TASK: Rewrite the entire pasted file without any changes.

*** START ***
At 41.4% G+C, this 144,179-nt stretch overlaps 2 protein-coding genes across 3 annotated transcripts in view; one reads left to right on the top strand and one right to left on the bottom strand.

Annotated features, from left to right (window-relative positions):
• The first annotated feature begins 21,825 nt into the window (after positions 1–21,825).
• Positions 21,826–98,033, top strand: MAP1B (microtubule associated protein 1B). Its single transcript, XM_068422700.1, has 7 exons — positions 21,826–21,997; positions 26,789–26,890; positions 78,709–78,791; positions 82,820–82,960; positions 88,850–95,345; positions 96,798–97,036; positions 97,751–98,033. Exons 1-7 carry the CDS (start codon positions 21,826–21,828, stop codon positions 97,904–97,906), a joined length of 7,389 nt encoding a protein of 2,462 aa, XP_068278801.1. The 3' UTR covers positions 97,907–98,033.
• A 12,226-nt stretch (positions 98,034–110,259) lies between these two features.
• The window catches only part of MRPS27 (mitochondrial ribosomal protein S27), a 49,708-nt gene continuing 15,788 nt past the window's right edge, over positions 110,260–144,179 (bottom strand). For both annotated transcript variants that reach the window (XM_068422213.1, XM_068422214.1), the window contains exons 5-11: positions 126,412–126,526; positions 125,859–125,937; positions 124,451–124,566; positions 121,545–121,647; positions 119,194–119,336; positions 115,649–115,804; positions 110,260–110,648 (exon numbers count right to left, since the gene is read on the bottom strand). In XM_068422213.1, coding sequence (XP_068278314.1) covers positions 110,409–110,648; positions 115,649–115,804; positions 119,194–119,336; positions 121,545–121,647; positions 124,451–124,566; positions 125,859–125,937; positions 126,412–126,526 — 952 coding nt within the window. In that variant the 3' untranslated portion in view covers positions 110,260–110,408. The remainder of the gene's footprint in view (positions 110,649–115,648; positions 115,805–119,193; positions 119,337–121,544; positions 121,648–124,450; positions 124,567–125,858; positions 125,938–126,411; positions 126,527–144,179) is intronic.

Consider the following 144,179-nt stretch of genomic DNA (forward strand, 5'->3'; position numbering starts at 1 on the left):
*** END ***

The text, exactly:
At 41.4% G+C, this 144,179-nt stretch overlaps 2 protein-coding genes across 3 annotated transcripts in view; one reads left to right on the top strand and one right to left on the bottom strand.

Annotated features, from left to right (window-relative positions):
• The first annotated feature begins 21,825 nt into the window (after positions 1–21,825).
• Positions 21,826–98,033, top strand: MAP1B (microtubule associated protein 1B). Its single transcript, XM_068422700.1, has 7 exons — positions 21,826–21,997; positions 26,789–26,890; positions 78,709–78,791; positions 82,820–82,960; positions 88,850–95,345; positions 96,798–97,036; positions 97,751–98,033. Exons 1-7 carry the CDS (start codon positions 21,826–21,828, stop codon positions 97,904–97,906), a joined length of 7,389 nt encoding a protein of 2,462 aa, XP_068278801.1. The 3' UTR covers positions 97,907–98,033.
• A 12,226-nt stretch (positions 98,034–110,259) lies between these two features.
• The window catches only part of MRPS27 (mitochondrial ribosomal protein S27), a 49,708-nt gene continuing 15,788 nt past the window's right edge, over positions 110,260–144,179 (bottom strand). For both annotated transcript variants that reach the window (XM_068422213.1, XM_068422214.1), the window contains exons 5-11: positions 126,412–126,526; positions 125,859–125,937; positions 124,451–124,566; positions 121,545–121,647; positions 119,194–119,336; positions 115,649–115,804; positions 110,260–110,648 (exon numbers count right to left, since the gene is read on the bottom strand). In XM_068422213.1, coding sequence (XP_068278314.1) covers positions 110,409–110,648; positions 115,649–115,804; positions 119,194–119,336; positions 121,545–121,647; positions 124,451–124,566; positions 125,859–125,937; positions 126,412–126,526 — 952 coding nt within the window. In that variant the 3' untranslated portion in view covers positions 110,260–110,408. The remainder of the gene's footprint in view (positions 110,649–115,648; positions 115,805–119,193; positions 119,337–121,544; positions 121,648–124,450; positions 124,567–125,858; positions 125,938–126,411; positions 126,527–144,179) is intronic.

Consider the following 144,179-nt stretch of genomic DNA (forward strand, 5'->3'; position numbering starts at 1 on the left):